Home Beat – Spring Housing Trends
Spring is generally the busiest time of the year for real estate transactions, and as such we often see trends that indicate what lies ahead for the coming months.
This year, the housing market in northeast Massachusetts got off to an fast start. According to Joe Azzolino, a broker for Berkshire Hathaway N.E. Prime Properties, “The spring market usually occurs as early as February to as late as the middle of May. This year started earlier than 2018 because of the mild winter.” This quick start could result in more sales in 2019. Note: The northeast region includes northern Middlesex County and the southern Merrimack Valley.
Fewer homes for sale. The early months of 2019 have provided home sellers with a generous flow of potential buyers amid a lower inventory of available properties than January and February of 2018. According to recent data from the Massachusetts Association of Realtors, the number of single-family homes for sale was down 9.5% from last year. That could give sellers the opportunity to leverage increased demand into a higher purchase price.
The buyers’ market is competitive. Due to the lower supply of homes, multiple buyers are making offers on the same properties. Those who will be paying for the property with liquid assets or have a loan commitment letter generally have an edge. Tip: Prequalification does not guarantee a loan commitment from the lender.
Higher-end homes are not selling as well as midpriced properties. “The higher-end homes are not moving and have suffered some price decreases thus far,” Azzolino says. “The middle of the market is selling as soon as you can get them listed.” This struggle for higher-priced homes could suggest an influx of first-time home buyers or people attempting to downsize.
The average sale price in the northeast region has decreased 1% since the same period last year. According to recent data from the Northeast Association of Realtors, the region’s overall average sale price has stayed virtually unchanged. Despite this situation, certain areas have experienced slight volatility. For example: Andover’s median sale price decreased 2.4% in January when compared with January 2018 numbers.
Overall: Mark Kavanagh, the president of the Northeast Association of Realtors and team leader of Keller Williams in Leominster, Mass., suggested the low housing inventory is partially due to strict construction laws within the state of Massachusetts. “If we sought to create a neutral housing market,” Kavanagh says, “I would begin by looking at the construction laws for single-family homes and find a way to create more opportunities for lower- and midpriced dwellings.”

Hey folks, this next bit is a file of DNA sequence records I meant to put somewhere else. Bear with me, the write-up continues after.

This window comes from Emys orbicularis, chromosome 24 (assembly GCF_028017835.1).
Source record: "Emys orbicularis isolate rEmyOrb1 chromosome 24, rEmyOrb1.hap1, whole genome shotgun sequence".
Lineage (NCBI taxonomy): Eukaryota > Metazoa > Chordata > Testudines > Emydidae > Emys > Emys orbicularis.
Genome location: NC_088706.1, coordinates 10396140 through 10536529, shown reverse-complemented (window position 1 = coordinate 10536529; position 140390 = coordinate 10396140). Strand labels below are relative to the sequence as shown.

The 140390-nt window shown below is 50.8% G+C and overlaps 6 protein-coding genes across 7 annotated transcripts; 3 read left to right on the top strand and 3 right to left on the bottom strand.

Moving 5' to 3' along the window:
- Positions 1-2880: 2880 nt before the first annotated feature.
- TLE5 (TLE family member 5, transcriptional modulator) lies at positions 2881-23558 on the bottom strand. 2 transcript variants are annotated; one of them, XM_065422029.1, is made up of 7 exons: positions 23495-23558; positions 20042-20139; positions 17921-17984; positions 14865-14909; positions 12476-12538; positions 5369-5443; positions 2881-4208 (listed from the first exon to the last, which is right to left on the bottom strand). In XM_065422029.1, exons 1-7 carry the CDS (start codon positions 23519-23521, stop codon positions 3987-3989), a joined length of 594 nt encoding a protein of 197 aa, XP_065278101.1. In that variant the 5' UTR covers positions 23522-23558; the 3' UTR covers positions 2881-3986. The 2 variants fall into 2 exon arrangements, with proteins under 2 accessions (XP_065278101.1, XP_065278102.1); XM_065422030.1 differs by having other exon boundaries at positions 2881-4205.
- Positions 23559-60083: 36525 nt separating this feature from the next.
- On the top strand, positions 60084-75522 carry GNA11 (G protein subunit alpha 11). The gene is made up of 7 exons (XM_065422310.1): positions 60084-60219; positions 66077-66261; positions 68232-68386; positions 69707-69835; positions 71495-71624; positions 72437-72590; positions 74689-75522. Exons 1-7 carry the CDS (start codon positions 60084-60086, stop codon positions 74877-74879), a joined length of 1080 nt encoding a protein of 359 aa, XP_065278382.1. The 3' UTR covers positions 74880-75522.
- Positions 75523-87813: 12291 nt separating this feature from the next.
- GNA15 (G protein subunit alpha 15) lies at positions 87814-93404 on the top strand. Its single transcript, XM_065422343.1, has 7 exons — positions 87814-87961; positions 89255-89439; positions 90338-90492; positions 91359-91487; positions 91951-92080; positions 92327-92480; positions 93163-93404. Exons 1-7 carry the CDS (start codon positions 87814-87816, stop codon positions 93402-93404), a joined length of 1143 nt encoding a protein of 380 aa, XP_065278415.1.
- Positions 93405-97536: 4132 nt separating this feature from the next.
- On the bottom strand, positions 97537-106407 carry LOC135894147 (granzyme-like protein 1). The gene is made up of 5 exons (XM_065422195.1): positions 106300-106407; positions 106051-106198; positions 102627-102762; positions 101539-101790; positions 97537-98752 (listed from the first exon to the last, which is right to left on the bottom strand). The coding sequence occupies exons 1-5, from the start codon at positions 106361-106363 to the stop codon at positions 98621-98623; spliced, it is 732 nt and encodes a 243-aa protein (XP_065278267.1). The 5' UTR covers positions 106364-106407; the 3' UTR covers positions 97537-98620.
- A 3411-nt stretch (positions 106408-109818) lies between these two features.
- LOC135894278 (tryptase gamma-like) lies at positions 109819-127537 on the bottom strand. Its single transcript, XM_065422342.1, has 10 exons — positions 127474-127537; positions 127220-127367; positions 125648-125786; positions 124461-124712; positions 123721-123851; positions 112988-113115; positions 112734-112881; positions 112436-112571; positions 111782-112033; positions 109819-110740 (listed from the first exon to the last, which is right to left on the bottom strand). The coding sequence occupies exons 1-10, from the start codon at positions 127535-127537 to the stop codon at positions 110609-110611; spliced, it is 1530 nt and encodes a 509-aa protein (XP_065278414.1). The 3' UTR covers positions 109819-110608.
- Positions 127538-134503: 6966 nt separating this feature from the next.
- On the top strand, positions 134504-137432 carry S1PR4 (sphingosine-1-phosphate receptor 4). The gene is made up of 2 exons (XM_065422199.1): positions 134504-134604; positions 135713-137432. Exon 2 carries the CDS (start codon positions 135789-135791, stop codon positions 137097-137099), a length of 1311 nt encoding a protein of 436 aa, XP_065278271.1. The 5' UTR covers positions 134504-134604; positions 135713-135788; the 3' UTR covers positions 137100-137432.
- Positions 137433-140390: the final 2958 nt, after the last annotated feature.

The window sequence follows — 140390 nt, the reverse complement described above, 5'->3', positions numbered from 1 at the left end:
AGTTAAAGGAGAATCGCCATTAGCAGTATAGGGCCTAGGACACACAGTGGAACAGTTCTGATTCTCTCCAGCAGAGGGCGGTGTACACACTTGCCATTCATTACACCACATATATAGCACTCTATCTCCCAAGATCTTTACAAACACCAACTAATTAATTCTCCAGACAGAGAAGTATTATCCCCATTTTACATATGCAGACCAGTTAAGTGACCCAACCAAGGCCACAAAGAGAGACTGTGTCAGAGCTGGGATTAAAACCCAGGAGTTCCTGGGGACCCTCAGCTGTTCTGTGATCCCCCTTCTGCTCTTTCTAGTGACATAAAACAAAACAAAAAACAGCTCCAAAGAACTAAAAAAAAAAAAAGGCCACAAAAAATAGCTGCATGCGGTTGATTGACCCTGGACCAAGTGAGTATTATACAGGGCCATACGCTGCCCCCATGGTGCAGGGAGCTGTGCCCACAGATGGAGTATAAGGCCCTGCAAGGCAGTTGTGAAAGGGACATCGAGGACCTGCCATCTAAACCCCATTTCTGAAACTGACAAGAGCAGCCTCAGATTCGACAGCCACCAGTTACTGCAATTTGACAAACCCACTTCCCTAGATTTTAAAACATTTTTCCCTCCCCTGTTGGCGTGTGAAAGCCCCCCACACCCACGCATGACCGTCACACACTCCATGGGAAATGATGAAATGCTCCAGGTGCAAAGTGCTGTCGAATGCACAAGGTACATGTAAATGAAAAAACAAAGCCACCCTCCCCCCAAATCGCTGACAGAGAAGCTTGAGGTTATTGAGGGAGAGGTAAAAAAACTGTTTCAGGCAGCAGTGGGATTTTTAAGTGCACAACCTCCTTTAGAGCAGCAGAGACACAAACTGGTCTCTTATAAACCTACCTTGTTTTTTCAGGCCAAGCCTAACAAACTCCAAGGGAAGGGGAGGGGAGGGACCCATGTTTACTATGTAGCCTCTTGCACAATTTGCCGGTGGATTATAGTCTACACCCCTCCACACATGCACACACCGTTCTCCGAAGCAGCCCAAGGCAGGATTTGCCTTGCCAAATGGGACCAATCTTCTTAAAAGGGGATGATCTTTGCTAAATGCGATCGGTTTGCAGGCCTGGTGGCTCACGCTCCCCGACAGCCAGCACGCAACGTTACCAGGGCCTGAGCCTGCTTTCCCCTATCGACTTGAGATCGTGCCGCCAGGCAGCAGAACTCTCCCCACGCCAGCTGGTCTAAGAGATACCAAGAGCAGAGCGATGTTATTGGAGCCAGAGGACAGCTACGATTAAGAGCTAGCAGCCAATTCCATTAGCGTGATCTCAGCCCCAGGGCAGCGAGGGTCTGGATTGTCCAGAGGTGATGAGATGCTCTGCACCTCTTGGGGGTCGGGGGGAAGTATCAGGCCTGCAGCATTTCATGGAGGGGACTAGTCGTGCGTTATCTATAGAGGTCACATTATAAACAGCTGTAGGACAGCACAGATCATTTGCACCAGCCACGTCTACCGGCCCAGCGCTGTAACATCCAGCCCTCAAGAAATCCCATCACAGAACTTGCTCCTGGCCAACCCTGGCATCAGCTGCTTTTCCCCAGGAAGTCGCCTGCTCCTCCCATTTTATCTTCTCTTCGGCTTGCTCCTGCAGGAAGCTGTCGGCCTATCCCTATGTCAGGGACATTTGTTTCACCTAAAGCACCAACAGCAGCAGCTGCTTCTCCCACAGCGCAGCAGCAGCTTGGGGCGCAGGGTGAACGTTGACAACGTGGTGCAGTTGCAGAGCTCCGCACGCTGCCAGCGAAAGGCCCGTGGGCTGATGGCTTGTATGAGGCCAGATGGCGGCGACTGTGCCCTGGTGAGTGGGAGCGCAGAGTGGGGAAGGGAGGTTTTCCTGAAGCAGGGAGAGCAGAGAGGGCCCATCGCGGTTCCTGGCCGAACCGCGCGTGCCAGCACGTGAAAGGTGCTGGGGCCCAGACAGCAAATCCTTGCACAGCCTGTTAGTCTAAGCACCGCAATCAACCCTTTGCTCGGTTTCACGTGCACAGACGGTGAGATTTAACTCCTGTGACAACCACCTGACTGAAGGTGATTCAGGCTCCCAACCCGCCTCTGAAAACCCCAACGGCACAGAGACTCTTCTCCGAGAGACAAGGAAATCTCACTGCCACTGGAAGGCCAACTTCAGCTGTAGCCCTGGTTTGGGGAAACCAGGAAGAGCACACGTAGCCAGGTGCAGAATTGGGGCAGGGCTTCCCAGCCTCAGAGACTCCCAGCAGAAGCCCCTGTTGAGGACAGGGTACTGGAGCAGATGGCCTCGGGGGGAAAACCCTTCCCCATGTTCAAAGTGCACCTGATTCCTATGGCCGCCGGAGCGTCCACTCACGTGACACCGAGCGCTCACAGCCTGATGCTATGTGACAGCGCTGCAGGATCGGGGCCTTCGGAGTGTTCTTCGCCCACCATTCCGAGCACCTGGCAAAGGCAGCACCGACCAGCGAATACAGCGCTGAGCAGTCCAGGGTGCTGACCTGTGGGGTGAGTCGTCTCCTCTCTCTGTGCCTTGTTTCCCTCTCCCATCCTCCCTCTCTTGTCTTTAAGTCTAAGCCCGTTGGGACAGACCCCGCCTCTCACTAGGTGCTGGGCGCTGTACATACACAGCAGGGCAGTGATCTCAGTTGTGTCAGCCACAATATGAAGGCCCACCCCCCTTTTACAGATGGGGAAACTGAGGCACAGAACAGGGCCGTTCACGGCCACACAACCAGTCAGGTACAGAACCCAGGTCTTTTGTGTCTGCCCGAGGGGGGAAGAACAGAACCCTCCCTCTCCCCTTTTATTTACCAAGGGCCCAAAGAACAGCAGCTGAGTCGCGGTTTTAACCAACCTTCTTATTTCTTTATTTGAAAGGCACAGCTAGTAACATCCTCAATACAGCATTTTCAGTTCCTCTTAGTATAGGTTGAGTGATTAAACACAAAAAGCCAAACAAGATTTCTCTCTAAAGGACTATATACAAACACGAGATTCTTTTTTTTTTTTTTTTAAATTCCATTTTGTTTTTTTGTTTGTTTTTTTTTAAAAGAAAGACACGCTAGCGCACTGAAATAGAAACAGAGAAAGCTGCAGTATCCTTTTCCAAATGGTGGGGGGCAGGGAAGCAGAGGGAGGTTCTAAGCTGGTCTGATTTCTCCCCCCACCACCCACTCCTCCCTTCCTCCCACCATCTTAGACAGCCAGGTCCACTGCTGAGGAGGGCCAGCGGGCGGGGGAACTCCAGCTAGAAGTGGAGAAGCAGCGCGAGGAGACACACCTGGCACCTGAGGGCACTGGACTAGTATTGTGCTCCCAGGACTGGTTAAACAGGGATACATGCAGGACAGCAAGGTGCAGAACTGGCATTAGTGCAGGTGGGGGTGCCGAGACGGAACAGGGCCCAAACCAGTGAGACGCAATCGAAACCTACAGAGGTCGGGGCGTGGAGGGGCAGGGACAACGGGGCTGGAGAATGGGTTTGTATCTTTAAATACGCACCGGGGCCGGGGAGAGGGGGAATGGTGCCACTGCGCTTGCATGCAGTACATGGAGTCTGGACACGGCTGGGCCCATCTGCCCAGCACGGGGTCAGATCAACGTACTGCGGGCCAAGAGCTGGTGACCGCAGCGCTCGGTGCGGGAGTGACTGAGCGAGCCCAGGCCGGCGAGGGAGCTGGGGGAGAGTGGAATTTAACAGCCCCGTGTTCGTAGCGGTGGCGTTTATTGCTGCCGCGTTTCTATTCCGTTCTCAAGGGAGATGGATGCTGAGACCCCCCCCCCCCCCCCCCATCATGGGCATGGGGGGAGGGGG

The current market presents an inviting opportunity for sellers. Buyers are competing with one another because of the low inventory. More offers generate more leverage for sellers to get premium prices on their properties. Sellers should seek to accurately price their home in order to generate the most amount of interest.
That doesn’t mean buying is out of the question. Recent data from the Northeast Association of Realtors shows a 2.2% increase in single family home sales in the first two months of 2019 versus the same period a year ago. Although there are fewer homes, closings are happening at an increased rate over last year.
Kavanagh offered advice for buyers in the current market: “Recalibrate your expectations. No matter what, something must be compromised because you won’t have the leverage. Prices may be higher, or you may be farther away from your ideal location.” He believes the market will remain this way for some time.
As always, major decisions regarding real estate shouldn’t be rushed. It is a good idea to contact a professional lender, real estate lawyer and real estate agent to set the proper expectations.